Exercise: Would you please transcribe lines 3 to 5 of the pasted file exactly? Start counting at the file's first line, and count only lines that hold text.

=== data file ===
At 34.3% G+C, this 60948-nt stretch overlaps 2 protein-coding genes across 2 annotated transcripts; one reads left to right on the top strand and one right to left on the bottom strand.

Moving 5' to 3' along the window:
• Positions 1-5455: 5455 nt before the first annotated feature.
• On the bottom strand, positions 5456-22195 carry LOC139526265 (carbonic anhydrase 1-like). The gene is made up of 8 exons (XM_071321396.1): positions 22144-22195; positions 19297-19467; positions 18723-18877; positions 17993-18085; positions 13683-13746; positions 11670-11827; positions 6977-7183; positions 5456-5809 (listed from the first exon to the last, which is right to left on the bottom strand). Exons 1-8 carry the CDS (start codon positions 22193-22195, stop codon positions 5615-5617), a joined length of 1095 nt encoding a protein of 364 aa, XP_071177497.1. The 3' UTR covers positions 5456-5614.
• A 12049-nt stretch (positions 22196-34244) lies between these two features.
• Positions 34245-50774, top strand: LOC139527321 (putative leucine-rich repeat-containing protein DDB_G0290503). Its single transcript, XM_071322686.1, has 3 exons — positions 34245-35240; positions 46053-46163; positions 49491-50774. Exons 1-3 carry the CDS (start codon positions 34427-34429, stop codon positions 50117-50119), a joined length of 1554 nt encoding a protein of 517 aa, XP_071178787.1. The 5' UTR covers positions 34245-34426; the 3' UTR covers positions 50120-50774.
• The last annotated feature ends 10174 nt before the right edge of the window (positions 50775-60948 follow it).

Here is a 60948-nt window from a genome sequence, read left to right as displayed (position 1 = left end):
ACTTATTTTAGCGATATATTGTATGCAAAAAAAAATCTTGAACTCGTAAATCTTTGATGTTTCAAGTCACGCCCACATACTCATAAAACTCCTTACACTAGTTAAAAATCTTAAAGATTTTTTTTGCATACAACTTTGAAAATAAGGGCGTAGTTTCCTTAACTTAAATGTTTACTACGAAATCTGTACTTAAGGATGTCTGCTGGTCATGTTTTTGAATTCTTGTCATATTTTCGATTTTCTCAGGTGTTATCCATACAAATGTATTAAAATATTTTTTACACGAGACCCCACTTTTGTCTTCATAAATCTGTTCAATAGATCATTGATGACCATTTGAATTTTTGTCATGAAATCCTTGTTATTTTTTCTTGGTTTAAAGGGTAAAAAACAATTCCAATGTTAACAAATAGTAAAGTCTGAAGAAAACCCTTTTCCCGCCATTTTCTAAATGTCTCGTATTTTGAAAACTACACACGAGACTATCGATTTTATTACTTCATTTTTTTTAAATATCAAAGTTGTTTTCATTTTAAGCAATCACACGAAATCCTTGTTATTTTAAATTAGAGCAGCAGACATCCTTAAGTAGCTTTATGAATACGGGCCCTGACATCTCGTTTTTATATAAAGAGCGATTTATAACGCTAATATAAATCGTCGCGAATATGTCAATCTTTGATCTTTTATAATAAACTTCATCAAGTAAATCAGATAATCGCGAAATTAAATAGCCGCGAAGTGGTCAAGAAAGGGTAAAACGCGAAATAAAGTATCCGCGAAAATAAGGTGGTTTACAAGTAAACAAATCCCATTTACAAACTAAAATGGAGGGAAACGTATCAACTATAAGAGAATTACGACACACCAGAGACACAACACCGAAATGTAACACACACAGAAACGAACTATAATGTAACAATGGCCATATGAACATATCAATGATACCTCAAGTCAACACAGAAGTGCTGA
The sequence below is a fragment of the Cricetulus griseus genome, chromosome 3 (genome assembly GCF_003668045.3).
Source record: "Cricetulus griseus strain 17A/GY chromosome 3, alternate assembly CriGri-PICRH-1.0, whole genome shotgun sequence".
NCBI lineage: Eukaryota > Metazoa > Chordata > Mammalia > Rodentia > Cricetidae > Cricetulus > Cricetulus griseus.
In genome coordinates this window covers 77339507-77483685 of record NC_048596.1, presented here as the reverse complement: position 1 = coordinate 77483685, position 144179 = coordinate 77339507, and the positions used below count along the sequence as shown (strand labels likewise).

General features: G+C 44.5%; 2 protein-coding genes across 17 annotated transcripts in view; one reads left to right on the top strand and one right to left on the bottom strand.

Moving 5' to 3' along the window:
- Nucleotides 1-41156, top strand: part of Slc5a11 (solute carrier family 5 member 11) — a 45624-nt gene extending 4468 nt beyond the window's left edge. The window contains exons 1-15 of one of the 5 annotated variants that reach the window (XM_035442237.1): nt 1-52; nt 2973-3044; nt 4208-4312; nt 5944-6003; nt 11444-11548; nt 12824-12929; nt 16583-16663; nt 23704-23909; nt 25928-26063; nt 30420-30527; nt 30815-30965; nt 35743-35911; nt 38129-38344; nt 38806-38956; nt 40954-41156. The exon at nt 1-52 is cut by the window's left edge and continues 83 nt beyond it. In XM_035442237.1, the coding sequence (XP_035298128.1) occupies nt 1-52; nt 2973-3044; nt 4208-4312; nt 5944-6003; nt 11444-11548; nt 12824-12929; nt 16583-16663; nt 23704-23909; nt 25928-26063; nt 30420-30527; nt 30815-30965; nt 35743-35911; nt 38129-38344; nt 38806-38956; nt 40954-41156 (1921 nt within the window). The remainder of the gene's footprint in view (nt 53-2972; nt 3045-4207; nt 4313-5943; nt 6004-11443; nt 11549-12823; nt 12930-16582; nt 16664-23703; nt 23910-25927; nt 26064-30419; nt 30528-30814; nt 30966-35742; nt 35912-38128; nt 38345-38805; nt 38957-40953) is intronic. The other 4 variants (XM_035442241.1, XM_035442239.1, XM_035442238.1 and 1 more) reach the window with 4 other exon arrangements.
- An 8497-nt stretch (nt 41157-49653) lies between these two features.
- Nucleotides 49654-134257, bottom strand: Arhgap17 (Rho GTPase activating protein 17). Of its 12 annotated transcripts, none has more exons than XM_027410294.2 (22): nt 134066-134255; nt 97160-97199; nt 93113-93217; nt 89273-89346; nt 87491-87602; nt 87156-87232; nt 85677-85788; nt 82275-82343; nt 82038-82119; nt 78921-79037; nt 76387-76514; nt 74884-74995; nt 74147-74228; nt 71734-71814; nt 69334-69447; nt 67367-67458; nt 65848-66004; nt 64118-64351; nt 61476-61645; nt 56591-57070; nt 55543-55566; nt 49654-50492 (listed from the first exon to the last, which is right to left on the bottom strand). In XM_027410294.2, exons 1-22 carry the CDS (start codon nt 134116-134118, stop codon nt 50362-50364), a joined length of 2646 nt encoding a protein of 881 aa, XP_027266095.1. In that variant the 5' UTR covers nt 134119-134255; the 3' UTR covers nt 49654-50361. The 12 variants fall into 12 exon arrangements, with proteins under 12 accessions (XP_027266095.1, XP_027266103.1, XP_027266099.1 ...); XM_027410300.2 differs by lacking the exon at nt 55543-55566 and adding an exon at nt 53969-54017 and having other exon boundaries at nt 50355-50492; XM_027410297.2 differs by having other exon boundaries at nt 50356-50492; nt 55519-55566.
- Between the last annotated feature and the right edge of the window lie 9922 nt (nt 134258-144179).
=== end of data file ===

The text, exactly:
• Positions 1-5455: 5455 nt before the first annotated feature.
• On the bottom strand, positions 5456-22195 carry LOC139526265 (carbonic anhydrase 1-like). The gene is made up of 8 exons (XM_071321396.1): positions 22144-22195; positions 19297-19467; positions 18723-18877; positions 17993-18085; positions 13683-13746; positions 11670-11827; positions 6977-7183; positions 5456-5809 (listed from the first exon to the last, which is right to left on the bottom strand). Exons 1-8 carry the CDS (start codon positions 22193-22195, stop codon positions 5615-5617), a joined length of 1095 nt encoding a protein of 364 aa, XP_071177497.1. The 3' UTR covers positions 5456-5614.
• A 12049-nt stretch (positions 22196-34244) lies between these two features.